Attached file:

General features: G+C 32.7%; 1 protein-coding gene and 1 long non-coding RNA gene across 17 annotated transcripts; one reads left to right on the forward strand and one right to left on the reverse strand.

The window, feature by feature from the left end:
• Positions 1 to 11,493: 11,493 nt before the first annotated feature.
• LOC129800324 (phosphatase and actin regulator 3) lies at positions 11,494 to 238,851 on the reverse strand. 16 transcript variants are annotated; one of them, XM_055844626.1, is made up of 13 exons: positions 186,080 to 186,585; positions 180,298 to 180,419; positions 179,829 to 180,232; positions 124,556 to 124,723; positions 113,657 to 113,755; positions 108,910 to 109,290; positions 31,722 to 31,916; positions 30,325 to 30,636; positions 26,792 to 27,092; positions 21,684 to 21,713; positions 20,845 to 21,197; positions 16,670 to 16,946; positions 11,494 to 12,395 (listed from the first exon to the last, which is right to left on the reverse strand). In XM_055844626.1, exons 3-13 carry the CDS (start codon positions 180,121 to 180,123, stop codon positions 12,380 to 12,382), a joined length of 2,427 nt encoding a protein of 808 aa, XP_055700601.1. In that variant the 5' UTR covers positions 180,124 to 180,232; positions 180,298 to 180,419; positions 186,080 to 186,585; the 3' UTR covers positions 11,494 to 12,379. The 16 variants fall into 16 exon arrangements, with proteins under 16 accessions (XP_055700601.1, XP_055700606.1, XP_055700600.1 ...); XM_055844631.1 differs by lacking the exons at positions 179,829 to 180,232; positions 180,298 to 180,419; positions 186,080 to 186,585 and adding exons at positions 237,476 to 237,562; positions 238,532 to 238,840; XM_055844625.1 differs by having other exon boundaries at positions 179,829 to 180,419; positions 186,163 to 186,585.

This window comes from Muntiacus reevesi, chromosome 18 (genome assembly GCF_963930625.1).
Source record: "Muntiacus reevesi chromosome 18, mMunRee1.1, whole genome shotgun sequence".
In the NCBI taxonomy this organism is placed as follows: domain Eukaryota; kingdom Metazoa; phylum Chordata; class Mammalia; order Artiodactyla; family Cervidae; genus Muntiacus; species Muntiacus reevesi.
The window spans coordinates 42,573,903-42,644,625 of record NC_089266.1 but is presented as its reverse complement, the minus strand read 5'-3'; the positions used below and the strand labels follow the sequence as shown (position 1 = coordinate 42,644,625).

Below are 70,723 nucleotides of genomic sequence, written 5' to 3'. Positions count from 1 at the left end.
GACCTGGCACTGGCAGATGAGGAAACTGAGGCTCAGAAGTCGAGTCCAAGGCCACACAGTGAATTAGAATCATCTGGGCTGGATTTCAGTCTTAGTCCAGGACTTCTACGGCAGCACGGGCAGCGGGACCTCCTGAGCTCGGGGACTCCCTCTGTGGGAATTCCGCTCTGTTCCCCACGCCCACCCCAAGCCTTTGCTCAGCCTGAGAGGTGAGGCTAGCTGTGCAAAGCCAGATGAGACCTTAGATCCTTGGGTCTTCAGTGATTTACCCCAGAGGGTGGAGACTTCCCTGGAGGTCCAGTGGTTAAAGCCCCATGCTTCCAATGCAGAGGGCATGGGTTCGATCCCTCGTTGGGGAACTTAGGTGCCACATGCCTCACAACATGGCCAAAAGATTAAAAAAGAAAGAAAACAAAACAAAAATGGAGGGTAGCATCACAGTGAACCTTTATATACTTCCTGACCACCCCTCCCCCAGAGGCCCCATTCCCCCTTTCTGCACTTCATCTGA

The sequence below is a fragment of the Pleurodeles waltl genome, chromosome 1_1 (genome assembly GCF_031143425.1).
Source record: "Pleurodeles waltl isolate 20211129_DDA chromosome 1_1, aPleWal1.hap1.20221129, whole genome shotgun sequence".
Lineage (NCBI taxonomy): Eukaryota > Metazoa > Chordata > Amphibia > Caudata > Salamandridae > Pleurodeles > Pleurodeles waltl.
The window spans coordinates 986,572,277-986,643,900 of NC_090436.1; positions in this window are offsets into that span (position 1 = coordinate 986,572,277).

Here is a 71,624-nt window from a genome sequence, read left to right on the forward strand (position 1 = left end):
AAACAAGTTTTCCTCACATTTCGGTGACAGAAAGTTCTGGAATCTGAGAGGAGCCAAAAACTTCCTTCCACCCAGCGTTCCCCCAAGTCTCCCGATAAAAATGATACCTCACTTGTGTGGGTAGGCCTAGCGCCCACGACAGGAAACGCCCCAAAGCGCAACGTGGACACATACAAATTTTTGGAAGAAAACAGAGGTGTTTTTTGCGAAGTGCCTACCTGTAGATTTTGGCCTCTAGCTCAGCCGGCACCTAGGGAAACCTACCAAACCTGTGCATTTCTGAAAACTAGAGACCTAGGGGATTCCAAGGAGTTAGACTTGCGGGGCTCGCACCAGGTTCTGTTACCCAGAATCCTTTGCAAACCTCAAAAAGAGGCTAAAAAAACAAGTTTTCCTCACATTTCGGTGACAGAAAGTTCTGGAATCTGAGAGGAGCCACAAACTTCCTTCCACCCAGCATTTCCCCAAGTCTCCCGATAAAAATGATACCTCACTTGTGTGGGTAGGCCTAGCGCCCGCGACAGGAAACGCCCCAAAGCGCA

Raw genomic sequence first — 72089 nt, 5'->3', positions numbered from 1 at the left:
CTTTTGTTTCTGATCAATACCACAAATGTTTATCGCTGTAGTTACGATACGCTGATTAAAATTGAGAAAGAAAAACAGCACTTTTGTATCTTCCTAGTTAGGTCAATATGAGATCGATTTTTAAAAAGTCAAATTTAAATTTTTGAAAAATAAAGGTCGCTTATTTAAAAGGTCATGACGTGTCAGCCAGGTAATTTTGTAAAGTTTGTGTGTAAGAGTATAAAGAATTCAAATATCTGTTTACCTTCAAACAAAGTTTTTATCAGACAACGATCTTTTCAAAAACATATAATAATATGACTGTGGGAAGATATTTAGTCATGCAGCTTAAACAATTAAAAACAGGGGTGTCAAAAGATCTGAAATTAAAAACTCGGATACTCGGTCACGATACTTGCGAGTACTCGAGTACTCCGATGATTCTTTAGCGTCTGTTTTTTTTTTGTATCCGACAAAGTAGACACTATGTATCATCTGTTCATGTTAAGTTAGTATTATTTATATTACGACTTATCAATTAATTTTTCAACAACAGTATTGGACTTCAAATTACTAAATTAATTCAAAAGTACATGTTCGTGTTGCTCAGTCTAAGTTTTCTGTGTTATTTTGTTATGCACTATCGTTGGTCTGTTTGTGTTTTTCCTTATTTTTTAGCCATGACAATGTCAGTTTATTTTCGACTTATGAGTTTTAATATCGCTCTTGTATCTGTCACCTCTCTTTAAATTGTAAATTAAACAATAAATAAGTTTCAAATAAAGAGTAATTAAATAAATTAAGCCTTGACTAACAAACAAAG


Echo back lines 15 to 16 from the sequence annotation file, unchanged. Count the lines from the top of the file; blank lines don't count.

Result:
Here is a 71,624-nt window from a genome sequence, read left to right on the forward strand (position 1 = left end):
AAACAAGTTTTCCTCACATTTCGGTGACAGAAAGTTCTGGAATCTGAGAGGAGCCAAAAACTTCCTTCCACCCAGCGTTCCCCCAAGTCTCCCGATAAAAATGATACCTCACTTGTGTGGGTAGGCCTAGCGCCCACGACAGGAAACGCCCCAAAGCGCAACGTGGACACATACAAATTTTTGGAAGAAAACAGAGGTGTTTTTTGCGAAGTGCCTACCTGTAGATTTTGGCCTCTAGCTCAGCCGGCACCTAGGGAAACCTACCAAACCTGTGCATTTCTGAAAACTAGAGACCTAGGGGATTCCAAGGAGTTAGACTTGCGGGGCTCGCACCAGGTTCTGTTACCCAGAATCCTTTGCAAACCTCAAAAAGAGGCTAAAAAAACAAGTTTTCCTCACATTTCGGTGACAGAAAGTTCTGGAATCTGAGAGGAGCCACAAACTTCCTTCCACCCAGCATTTCCCCAAGTCTCCCGATAAAAATGATACCTCACTTGTGTGGGTAGGCCTAGCGCCCGCGACAGGAAACGCCCCAAAGCGCA